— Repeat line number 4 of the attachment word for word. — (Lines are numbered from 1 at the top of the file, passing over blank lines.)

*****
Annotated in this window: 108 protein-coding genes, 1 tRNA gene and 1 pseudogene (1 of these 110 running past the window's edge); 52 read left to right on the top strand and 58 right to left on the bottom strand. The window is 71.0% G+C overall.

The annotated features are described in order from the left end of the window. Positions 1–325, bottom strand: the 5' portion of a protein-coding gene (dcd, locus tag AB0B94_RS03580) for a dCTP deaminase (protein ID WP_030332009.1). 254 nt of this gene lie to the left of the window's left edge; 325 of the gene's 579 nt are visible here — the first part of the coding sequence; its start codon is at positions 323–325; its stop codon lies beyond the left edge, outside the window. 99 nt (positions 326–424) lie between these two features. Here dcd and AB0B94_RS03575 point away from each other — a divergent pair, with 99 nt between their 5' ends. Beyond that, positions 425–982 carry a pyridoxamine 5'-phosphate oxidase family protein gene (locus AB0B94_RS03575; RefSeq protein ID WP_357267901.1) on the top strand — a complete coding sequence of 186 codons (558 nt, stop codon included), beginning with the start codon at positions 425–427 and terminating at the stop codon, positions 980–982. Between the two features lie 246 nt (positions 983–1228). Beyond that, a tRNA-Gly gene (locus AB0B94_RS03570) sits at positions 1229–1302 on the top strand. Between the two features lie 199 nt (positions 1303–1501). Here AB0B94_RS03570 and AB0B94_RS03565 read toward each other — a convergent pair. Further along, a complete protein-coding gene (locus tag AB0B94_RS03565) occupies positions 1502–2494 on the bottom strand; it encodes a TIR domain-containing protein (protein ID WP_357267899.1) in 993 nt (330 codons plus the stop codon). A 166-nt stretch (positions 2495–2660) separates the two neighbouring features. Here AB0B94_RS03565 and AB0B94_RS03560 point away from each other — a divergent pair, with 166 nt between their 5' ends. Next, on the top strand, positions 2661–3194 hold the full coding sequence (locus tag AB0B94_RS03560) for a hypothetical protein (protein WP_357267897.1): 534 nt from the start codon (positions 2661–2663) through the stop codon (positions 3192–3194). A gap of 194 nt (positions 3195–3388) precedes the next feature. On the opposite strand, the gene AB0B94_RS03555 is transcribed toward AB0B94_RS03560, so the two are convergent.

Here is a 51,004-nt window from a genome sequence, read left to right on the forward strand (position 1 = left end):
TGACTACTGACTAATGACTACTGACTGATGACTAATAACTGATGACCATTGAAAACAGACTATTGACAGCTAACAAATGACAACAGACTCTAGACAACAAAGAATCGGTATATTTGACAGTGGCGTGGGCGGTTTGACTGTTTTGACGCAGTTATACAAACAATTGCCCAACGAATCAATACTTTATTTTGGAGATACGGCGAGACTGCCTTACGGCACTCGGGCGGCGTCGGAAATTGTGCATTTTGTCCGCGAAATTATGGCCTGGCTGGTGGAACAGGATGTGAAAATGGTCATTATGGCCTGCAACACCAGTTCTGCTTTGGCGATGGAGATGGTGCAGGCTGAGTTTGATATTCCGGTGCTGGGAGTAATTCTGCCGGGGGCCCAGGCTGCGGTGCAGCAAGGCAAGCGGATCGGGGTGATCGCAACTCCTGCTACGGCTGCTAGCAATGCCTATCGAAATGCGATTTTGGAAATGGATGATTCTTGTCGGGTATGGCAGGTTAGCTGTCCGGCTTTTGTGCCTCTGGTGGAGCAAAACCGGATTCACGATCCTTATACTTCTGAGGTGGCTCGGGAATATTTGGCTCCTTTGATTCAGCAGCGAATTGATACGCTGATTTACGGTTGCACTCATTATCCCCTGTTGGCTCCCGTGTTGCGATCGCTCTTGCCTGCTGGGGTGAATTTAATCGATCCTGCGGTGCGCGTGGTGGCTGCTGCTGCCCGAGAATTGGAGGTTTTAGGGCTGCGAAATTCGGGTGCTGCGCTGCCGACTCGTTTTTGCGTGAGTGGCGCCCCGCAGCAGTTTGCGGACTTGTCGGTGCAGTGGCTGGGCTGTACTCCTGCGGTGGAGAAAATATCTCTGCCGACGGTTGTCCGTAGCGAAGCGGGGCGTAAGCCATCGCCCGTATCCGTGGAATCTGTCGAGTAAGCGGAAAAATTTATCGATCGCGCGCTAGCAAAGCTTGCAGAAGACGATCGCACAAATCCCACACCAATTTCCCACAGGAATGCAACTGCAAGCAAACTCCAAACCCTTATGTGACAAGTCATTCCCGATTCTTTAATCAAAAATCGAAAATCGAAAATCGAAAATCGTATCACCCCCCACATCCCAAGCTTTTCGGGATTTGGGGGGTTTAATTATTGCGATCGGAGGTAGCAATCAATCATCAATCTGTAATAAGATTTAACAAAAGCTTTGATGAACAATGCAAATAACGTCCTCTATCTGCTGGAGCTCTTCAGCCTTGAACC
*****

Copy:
TGACTACTGACTAATGACTACTGACTGATGACTAATAACTGATGACCATTGAAAACAGACTATTGACAGCTAACAAATGACAACAGACTCTAGACAACAAAGAATCGGTATATTTGACAGTGGCGTGGGCGGTTTGACTGTTTTGACGCAGTTATACAAACAATTGCCCAACGAATCAATACTTTATTTTGGAGATACGGCGAGACTGCCTTACGGCACTCGGGCGGCGTCGGAAATTGTGCATTTTGTCCGCGAAATTATGGCCTGGCTGGTGGAACAGGATGTGAAAATGGTCATTATGGCCTGCAACACCAGTTCTGCTTTGGCGATGGAGATGGTGCAGGCTGAGTTTGATATTCCGGTGCTGGGAGTAATTCTGCCGGGGGCCCAGGCTGCGGTGCAGCAAGGCAAGCGGATCGGGGTGATCGCAACTCCTGCTACGGCTGCTAGCAATGCCTATCGAAATGCGATTTTGGAAATGGATGATTCTTGTCGGGTATGGCAGGTTAGCTGTCCGGCTTTTGTGCCTCTGGTGGAGCAAAACCGGATTCACGATCCTTATACTTCTGAGGTGGCTCGGGAATATTTGGCTCCTTTGATTCAGCAGCGAATTGATACGCTGATTTACGGTTGCACTCATTATCCCCTGTTGGCTCCCGTGTTGCGATCGCTCTTGCCTGCTGGGGTGAATTTAATCGATCCTGCGGTGCGCGTGGTGGCTGCTGCTGCCCGAGAATTGGAGGTTTTAGGGCTGCGAAATTCGGGTGCTGCGCTGCCGACTCGTTTTTGCGTGAGTGGCGCCCCGCAGCAGTTTGCGGACTTGTCGGTGCAGTGGCTGGGCTGTACTCCTGCGGTGGAGAAAATATCTCTGCCGACGGTTGTCCGTAGCGAAGCGGGGCGTAAGCCATCGCCCGTATCCGTGGAATCTGTCGAGTAAGCGGAAAAATTTATCGATCGCGCGCTAGCAAAGCTTGCAGAAGACGATCGCACAAATCCCACACCAATTTCCCACAGGAATGCAACTGCAAGCAAACTCCAAACCCTTATGTGACAAGTCATTCCCGATTCTTTAATCAAAAATCGAAAATCGAAAATCGAAAATCGTATCACCCCCCACATCCCAAGCTTTTCGGGATTTGGGGGGTTTAATTATTGCGATCGGAGGTAGCAATCAATCATCAATCTGTAATAAGATTTAACAAAAGCTTTGATGAACAATGCAAATAACGTCCTCTATCTGCTGGAGCTCTTCAGCCTTGAACC